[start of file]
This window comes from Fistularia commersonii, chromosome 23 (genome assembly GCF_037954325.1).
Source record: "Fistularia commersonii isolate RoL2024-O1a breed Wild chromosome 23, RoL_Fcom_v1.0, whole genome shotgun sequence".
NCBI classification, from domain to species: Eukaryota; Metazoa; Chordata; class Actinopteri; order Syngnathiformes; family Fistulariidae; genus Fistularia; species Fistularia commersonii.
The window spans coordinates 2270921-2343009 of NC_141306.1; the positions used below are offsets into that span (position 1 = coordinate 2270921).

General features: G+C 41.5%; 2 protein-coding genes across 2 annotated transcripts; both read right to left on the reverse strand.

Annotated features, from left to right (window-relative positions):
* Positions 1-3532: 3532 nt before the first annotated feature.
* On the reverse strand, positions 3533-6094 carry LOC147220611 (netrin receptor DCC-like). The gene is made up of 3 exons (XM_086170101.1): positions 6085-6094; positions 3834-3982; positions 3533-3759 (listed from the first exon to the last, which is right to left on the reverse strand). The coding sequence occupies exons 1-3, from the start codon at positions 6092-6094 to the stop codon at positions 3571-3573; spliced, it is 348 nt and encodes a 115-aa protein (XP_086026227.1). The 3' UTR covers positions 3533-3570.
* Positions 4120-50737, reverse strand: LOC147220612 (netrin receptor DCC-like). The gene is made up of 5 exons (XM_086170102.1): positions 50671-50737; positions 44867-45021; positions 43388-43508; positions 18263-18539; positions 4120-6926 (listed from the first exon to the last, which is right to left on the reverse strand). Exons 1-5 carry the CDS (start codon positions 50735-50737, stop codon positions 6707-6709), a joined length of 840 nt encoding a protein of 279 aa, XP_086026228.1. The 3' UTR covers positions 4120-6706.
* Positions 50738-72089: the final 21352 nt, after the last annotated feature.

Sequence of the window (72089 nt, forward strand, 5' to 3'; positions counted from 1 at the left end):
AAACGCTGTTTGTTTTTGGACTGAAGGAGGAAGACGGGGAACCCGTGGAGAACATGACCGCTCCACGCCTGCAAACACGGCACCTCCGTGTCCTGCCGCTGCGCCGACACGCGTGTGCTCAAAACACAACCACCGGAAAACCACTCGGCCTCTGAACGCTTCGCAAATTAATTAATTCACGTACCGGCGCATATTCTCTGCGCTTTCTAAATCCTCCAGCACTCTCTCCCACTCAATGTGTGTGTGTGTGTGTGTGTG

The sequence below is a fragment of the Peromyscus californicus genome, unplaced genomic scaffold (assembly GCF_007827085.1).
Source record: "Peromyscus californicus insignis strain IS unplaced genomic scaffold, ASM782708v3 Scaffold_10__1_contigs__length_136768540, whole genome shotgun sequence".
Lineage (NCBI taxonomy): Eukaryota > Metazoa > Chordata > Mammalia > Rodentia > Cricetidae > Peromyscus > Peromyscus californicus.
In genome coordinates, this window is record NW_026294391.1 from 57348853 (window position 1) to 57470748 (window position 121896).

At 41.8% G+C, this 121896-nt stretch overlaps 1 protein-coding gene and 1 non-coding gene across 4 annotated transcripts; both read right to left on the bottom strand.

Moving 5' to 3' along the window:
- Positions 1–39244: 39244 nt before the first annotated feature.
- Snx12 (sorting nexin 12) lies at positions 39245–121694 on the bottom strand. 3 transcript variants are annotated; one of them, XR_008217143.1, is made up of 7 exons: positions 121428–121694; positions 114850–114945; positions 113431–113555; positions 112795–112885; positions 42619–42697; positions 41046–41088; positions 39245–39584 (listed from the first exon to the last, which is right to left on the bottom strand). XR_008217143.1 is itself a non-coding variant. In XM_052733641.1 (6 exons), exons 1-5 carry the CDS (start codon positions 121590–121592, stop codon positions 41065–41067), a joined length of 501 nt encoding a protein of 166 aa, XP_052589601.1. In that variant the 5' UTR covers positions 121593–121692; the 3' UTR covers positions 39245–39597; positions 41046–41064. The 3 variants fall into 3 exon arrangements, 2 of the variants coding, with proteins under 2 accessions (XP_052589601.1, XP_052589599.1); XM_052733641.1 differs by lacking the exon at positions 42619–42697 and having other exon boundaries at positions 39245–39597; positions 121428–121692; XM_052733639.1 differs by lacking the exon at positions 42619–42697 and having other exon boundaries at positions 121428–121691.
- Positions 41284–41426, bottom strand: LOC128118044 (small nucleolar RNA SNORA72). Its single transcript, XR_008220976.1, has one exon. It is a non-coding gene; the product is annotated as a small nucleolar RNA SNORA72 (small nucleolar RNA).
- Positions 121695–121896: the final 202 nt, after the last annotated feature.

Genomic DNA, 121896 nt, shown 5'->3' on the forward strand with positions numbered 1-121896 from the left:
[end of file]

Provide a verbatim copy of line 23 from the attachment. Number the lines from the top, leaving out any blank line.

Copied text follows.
Genomic DNA, 121896 nt, shown 5'->3' on the forward strand with positions numbered 1-121896 from the left: